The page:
Other improvements could be a better adjustment of GES settings. Indeed, a subset of patients will need to change the settings of the device to reach the efficacy of GES therapy, with an increase in the current or the pulse frequency (Abidi et al., 2006). On the other hand, patients might have a sustained improvement a few weeks after stopping stimulation. This sustained efficacy is suggested by the carryover effect observed in the randomized trials with permanent or temporary GES (McCallum et al., 2010b,2013; Abell et al., 2011). Thus, intermittent GES, alternating a few weeks on, and a few weeks off stimulator might be an interesting strategy. Moreover, taking advantage of this carryover effect could salvage battery life.
Recently, pyloric targeting therapies have emerged in the treatment of refractory gastroparesis, especially gastric peroral endoscopic myotomy (G-POEM; Jacques et al., 2019b). Indeed, GES does not accelerate gastric emptying while pyloric targeted therapies do (Wuestenberghs and Gourcerol, 2021). Open labeled studies have shown clinical improvement and acceleration of gastric emptying in 56–70% of patients after G-POEM (Jacques et al., 2019a; Ragi et al., 2020; Vosoughi et al., 2021). Whether GPOEM is more effective than GES to relieve nausea and vomiting associated with gastroparesis remains unknown (Soliman et al., 2022). One study aimed to compare GES and G-POEM and concluded that G-POEM could have a better long-term efficacy (Shen et al., 2020). However, this study was not performed specifically on gastroparesis associated with nausea and vomiting, while these symptoms are targeted by GES therapy. Furthermore, some authors suggested that GES and G-POEM could be complementary, treating different mechanisms of gastroparesis (Parkman, 2020). Studies have first assessed the impact of the addition of pyloric surgery to GES implantation (Sarosiek et al., 2013; Davis et al., 2017). This combination therapy led to an acceleration in gastric emptying, as compared to GES alone, but also in better symptomatic improvement (Zoll et al., 2020). Finally, the combination of GES and G-POEM has been studied in 22 patients and also appeared as safe and effective (Strong et al., 2019). Further studies are still needed to define the best therapeutic strategy and to select the best treatment for each patient.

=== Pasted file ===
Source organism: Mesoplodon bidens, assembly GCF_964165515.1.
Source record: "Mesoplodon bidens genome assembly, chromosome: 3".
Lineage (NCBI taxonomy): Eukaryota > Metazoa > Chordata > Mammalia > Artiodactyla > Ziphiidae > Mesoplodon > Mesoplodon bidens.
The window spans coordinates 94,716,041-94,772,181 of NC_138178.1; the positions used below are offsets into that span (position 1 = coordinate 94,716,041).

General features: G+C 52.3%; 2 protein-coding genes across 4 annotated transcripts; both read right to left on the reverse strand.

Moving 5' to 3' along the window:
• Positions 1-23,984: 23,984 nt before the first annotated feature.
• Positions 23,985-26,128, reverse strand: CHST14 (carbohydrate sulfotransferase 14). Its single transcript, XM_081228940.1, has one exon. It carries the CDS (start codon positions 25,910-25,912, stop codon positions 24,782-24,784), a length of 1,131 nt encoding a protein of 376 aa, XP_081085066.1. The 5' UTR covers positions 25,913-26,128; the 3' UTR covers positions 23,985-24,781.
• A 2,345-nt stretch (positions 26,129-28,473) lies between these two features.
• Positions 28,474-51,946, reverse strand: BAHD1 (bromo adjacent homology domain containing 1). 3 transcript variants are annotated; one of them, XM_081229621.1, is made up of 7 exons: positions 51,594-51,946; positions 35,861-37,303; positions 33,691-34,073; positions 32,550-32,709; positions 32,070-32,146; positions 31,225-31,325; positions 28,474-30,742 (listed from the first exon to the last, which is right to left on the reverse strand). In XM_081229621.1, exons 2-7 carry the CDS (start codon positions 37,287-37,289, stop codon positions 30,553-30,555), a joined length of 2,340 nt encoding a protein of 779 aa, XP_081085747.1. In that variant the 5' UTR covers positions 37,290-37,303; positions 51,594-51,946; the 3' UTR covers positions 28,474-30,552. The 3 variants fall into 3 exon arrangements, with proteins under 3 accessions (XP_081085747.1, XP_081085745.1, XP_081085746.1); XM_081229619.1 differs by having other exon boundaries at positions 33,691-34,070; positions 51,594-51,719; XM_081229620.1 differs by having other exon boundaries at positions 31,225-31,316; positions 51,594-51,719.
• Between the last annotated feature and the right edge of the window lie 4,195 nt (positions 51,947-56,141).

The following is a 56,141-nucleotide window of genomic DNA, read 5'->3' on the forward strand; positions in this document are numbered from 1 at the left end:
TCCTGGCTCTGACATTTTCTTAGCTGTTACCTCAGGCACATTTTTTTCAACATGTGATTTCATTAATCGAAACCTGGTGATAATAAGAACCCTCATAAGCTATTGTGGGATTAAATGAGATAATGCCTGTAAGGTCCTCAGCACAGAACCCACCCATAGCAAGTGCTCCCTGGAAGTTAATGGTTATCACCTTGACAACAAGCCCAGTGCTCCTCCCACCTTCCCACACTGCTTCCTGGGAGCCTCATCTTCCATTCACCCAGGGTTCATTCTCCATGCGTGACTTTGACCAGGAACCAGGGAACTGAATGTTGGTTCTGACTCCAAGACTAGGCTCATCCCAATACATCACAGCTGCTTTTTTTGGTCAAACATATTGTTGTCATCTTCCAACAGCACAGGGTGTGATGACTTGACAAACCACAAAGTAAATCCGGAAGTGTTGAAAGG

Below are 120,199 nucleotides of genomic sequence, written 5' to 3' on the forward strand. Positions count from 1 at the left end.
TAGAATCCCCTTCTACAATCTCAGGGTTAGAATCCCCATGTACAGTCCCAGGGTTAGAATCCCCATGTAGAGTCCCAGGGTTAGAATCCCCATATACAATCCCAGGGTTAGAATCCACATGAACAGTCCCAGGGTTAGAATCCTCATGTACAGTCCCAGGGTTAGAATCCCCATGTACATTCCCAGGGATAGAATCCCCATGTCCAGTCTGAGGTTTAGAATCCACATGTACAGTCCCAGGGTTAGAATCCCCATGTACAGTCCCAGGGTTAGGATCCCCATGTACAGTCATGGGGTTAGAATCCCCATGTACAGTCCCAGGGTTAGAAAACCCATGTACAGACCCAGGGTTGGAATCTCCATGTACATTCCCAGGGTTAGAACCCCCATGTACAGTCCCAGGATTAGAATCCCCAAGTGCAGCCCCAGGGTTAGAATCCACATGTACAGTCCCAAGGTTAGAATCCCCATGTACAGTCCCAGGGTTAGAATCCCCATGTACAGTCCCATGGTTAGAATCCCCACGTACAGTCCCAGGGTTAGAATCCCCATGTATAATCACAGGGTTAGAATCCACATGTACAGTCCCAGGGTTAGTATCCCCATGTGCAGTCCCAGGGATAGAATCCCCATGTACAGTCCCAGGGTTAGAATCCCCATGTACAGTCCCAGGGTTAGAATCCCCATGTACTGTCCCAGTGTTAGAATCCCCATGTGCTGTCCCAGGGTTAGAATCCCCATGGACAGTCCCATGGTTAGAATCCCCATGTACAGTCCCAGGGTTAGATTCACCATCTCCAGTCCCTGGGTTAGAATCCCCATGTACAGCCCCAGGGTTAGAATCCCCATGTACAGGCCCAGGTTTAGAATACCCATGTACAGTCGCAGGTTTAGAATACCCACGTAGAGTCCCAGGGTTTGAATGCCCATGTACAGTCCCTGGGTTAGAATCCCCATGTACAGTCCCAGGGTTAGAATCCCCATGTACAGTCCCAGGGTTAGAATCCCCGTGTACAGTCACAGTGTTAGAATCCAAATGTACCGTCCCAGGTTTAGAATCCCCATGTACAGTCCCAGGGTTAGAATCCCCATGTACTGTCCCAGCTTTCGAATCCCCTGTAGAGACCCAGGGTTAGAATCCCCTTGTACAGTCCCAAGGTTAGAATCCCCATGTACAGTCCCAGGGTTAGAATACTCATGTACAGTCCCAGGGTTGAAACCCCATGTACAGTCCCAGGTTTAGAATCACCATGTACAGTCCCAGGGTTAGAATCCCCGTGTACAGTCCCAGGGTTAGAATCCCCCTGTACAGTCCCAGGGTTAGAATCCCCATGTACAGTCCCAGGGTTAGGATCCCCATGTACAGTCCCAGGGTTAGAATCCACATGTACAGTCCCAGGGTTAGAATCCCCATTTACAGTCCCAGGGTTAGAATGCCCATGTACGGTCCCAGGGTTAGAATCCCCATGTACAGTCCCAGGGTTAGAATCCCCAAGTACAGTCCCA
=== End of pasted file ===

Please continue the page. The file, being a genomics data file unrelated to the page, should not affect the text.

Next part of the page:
High-frequency GES with Enterra therapy is a safe and effective technique to relieve nausea and vomiting in patients refractory to medical treatment. The clinical efficacy reaches 50–70% of patients with long-term efficacy of up to 10 years. Mechanisms of action remain poorly understood although the symptomatic improvement is not related to gastric emptying acceleration. Future directions encompass the spread of temporary GES in routine care and comparison and/or combination with other existing concurrent techniques, including pyloromyotomy.
HS and GG contributed to the design of the manuscript. HS wrote the first draft of the manuscript. GG critically reviewed the manuscript. Both authors read and approved the final version.
Conflict of Interest
The authors declare that the research was conducted in the absence of any commercial or financial relationships that could be construed as a potential conflict of interest.
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Keywords: gastric electric stimulation, gastroparesis, chronic nausea and vomiting, Enterra therapy, gastric emptying time
Citation: Soliman H and Gourcerol G (2022) Gastric Electrical Stimulation: Role and Clinical Impact on Chronic Nausea and Vomiting. Front. Neurosci. 16:909149. doi: 10.3389/fnins.2022.909149
Received: 31 March 2022; Accepted: 19 April 2022;
Published: 10 May 2022.
Edited by:Lucas Wauters, KU Leuven, Belgium
Reviewed by:David Justin Levinthal, University of Pittsburgh, United States
Copyright © 2022 Soliman and Gourcerol. This is an open-access article distributed under the terms of the Creative Commons Attribution License (CC BY). The use, distribution or reproduction in other forums is permitted, provided the original author(s) and the copyright owner(s) are credited and that the original publication in this journal is cited, in accordance with accepted academic practice. No use, distribution or reproduction is permitted which does not comply with these terms.
*Correspondence: Heithem Soliman, email@example.com